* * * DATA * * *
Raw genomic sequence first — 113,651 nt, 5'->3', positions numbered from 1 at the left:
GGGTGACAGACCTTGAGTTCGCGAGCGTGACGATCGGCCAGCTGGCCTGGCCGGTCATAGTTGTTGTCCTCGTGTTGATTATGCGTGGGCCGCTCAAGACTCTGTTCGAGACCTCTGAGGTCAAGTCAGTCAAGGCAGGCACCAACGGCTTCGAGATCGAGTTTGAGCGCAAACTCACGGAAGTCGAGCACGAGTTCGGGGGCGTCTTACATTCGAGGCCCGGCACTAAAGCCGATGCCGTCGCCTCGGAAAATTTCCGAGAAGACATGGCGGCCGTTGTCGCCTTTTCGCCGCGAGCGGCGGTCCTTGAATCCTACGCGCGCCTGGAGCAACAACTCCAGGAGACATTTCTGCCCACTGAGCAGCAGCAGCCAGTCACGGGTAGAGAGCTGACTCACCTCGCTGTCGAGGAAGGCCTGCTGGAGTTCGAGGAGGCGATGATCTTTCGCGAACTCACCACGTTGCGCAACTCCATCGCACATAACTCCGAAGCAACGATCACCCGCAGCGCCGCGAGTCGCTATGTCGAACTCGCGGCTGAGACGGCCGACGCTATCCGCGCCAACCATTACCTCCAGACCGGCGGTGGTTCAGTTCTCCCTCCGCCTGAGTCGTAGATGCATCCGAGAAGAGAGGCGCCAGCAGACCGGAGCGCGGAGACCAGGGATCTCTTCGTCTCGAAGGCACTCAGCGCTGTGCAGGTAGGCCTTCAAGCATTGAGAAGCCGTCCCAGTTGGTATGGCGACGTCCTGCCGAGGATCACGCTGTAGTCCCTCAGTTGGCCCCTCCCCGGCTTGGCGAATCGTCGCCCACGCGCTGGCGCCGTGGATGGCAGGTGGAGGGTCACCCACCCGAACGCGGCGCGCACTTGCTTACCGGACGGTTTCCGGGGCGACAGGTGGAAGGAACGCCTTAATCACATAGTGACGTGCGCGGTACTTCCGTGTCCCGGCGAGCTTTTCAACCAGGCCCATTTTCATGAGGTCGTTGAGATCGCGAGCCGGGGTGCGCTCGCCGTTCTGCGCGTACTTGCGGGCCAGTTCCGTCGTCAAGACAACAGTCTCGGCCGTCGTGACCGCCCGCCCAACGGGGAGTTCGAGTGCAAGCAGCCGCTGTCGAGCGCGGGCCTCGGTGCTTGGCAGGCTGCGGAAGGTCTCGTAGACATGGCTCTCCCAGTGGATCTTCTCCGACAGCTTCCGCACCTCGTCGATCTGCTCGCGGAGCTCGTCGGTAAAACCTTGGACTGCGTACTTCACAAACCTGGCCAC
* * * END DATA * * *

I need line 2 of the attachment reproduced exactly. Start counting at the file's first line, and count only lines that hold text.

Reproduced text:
GGGTGACAGACCTTGAGTTCGCGAGCGTGACGATCGGCCAGCTGGCCTGGCCGGTCATAGTTGTTGTCCTCGTGTTGATTATGCGTGGGCCGCTCAAGACTCTGTTCGAGACCTCTGAGGTCAAGTCAGTCAAGGCAGGCACCAACGGCTTCGAGATCGAGTTTGAGCGCAAACTCACGGAAGTCGAGCACGAGTTCGGGGGCGTCTTACATTCGAGGCCCGGCACTAAAGCCGATGCCGTCGCCTCGGAAAATTTCCGAGAAGACATGGCGGCCGTTGTCGCCTTTTCGCCGCGAGCGGCGGTCCTTGAATCCTACGCGCGCCTGGAGCAACAACTCCAGGAGACATTTCTGCCCACTGAGCAGCAGCAGCCAGTCACGGGTAGAGAGCTGACTCACCTCGCTGTCGAGGAAGGCCTGCTGGAGTTCGAGGAGGCGATGATCTTTCGCGAACTCACCACGTTGCGCAACTCCATCGCACATAACTCCGAAGCAACGATCACCCGCAGCGCCGCGAGTCGCTATGTCGAACTCGCGGCTGAGACGGCCGACGCTATCCGCGCCAACCATTACCTCCAGACCGGCGGTGGTTCAGTTCTCCCTCCGCCTGAGTCGTAGATGCATCCGAGAAGAGAGGCGCCAGCAGACCGGAGCGCGGAGACCAGGGATCTCTTCGTCTCGAAGGCACTCAGCGCTGTGCAGGTAGGCCTTCAAGCATTGAGAAGCCGTCCCAGTTGGTATGGCGACGTCCTGCCGAGGATCACGCTGTAGTCCCTCAGTTGGCCCCTCCCCGGCTTGGCGAATCGTCGCCCACGCGCTGGCGCCGTGGATGGCAGGTGGAGGGTCACCCACCCGAACGCGGCGCGCACTTGCTTACCGGACGGTTTCCGGGGCGACAGGTGGAAGGAACGCCTTAATCACATAGTGACGTGCGCGGTACTTCCGTGTCCCGGCGAGCTTTTCAACCAGGCCCATTTTCATGAGGTCGTTGAGATCGCGAGCCGGGGTGCGCTCGCCGTTCTGCGCGTACTTGCGGGCCAGTTCCGTCGTCAAGACAACAGTCTCGGCCGTCGTGACCGCCCGCCCAACGGGGAGTTCGAGTGCAAGCAGCCGCTGTCGAGCGCGGGCCTCGGTGCTTGGCAGGCTGCGGAAGGTCTCGTAGACATGGCTCTCCCAGTGGATCTTCTCCGACAGCTTCCGCACCTCGTCGATCTGCTCGCGGAGCTCGTCGGTAAAACCTTGGACTGCGTACTTCACAAACCTGGCCAC